Thursday, September 30, 2010

Walking Tour: Cambridge Past and Present (Part 1)

I have been in Cambridge for three whole days now. The experience thus far: walking and shopping. On Tuesday I strode out confidently into the city dressed in a short-sleeve top, thin jacket, jeans, and flip-flops. Interestingly enough, there are NO other pairs of flip-flops in the entire city save for one man who is an OSU alum and understands the flip-flops-in-the-dead-of-winter fashion style. My close-toed shoe supply is woefully short at the moment, but I have crossed my fingers in hopes that my boxes of clothes arrive from the US soon. Also because I refuse to pay over $50 for a pair of shoes (can I get an amen from the ladies?). BUT, I finally got fed up with the whole situation after yet another blister popped up on my feet, and I went in search of sneakers suitable for walking many miles. I ended up with these, which were 70% off (ha!):

Every job starts with the right tools: if I'm going to be walking all over creation this year, I should have the appropriate footwear.
My original plan for Thursday was to travel to Ely, which is a small town about 15 minutes from Cambridge. Reportedly, there is a beautiful cathedral and a stained glass museum (so says my guidebook :p). My OSU alum friend told me that the cathedral is free on Sundays, otherwise it's about $10. Well heck - I'll hang tight for a few days and buy a latte to drink on the train instead! So stay tuned for that trip later...

In lieu of Ely, I hopped onto and looked up self-guided walking tours. Turns out, there are quite a few tours available with different themes. Each have handy maps and audio tracks for free that one can download to an iPod and listen to while walking around the city. There are four available here and another eight available here. I chose this one, which took me to these locations. If you're interested, you should be able to hear the same audio I did by clicking on the pictures in the previous link. But, I will do my best to give you the nutshell, along with pictures.

Stop #1: Great St. Mary's Church

This church was built in the 1400's, and for a while all the university students were required to attend services at least 6 times a year and live within the sound of the bells. Although that standard has been relaxed, the church is still considered the university church.

What is NOT shown is the gift shop area to the left of me, which unfortunately ruins the church feel somewhat. As do the gravemarker floor stones that the pews sit on top of - who wants to worship with THAT under them?

Beautiful stained glass windows, but unfortunately the light was not cooperating with me.
Stop #2: Senate House

This is where important university governing bodies meet and is also the site of my eventual graduation. Along with being a beautiful building, it was one of the first to utilize the iron fence idea. Fortunately, the fence made it through both world wars when most others were torn down to supply iron to the army. My OSU alum friend took me to the labs he works in the other day and pointed to the senate house roof through a top-floor window. 

"Do you know that building yet?" he queried. I replied, "no, I haven't had a chance to see it." He shrugged and said matter-of-factly, "you will soon." True enough...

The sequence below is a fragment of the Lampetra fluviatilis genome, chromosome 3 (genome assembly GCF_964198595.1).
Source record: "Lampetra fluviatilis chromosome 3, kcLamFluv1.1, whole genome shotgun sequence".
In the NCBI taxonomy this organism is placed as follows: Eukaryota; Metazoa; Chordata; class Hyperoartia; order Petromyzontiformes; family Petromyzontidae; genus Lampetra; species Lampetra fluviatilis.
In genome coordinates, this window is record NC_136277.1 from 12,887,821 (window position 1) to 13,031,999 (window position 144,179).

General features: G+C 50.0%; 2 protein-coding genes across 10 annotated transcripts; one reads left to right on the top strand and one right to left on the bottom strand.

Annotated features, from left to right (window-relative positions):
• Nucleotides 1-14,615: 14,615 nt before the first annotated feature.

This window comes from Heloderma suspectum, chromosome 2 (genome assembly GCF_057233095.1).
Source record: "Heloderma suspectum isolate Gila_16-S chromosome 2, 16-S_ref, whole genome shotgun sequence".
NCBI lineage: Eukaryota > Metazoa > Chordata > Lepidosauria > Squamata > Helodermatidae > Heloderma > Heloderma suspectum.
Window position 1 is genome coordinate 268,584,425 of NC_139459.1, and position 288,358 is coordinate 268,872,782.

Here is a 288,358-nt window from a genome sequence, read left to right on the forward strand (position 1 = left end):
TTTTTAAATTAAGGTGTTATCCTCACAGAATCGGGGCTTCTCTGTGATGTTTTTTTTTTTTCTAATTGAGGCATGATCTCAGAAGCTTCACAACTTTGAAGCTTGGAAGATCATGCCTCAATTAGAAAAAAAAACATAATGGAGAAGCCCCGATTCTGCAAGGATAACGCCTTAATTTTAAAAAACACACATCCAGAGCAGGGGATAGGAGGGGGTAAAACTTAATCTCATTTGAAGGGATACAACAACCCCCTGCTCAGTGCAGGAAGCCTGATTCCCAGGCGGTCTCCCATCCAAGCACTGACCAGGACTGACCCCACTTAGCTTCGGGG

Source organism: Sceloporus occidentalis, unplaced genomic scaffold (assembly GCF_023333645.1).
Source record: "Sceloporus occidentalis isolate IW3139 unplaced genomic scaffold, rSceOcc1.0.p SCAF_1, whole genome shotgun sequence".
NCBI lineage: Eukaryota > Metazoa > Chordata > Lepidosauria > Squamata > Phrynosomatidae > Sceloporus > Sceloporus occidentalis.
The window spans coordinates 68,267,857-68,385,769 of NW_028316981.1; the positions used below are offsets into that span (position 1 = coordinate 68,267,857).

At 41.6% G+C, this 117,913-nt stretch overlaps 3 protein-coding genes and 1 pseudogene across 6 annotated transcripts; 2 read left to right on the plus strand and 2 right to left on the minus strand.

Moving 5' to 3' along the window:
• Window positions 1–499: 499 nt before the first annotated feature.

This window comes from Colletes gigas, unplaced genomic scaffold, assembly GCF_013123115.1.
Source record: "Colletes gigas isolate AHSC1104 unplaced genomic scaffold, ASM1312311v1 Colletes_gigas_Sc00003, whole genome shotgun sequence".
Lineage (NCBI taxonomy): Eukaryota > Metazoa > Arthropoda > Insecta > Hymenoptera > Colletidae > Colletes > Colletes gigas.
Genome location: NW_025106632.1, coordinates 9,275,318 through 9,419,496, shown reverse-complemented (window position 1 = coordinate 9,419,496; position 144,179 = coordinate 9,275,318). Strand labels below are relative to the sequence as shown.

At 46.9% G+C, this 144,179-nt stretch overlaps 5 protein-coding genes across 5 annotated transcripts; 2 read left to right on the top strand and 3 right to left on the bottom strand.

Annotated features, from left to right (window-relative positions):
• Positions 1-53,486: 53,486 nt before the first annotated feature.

My apologies for the tourist who would not move. Perhaps he was trying to find the Senate House too and couldn't see it for the trees..err...fence in front of him.

Stop #3: Gate of Honour (yes, "honour." Don't ask - it's an England thing)

Directly to the right of the Senate House is Gonville and Caius College.  For graduation, students from that college walk through the Gate of Honour, across the lane that runs down the right side of the Senate House, and onto the lawn of the Senate House. There are actually three gates in the college: the Gate of Humility (which is the entrance and the first one new students enter), the Gate of Virtue (which is on campus so that students pass through it often), and then the Gate of Honour (which leads to graduation).

Cambridge builders like sundials a lot - I'm not sure why.

Apparently there is also a Gate of Necessity, which leads to the bathrooms. I don't believe it is as ornate as this one is :)
Stop #4: King's Chapel

King's Chapel would be on my must-see list for those visiting Cambridge. Student status got me in for free - yay for keeping ears open for travel tips. King's College is by far the most renowned and stunning example of gothic architecture in Cambridge. Also, King's College was commissioned by King Henry VI (hence the name, heh).

Between stops 2 and 3 I slipped into a coffee shop and grabbed a mocha to sip during the rest of the walk. Life is just so much more enjoyable with a coffee or tea in hand :). However, I was halted at the entrance to the chapel by the nice doorman (everyone is very nice here, actually): "um, excuse me, but we can't allow drinks inside."

Having expected that requirement, I asked, "can I leave it ouside?"

He gestured to a small table near the door that already held several other coffee cups and drinks and said, "yes, if you think you can remember which one is yours. We seem to be opening up our own cafe over here..."

I left my drink, but when I walked back to the entrance door to leave, a sign said "no exit." Oh. The exit is on the other side of the chapel and spits you out onto the interior greens of King's College. Well that's handy, unless of course you had a DRINK! Ah well - I walked ALL the way around the college again and figured I was burning the mocha calories off...

The chapel was built four stories high when no other building during that time ever went past two or three.

The chapel is incredibly large - note the people as a scale reference.

1 comment:

  1. Correction: the tourist website is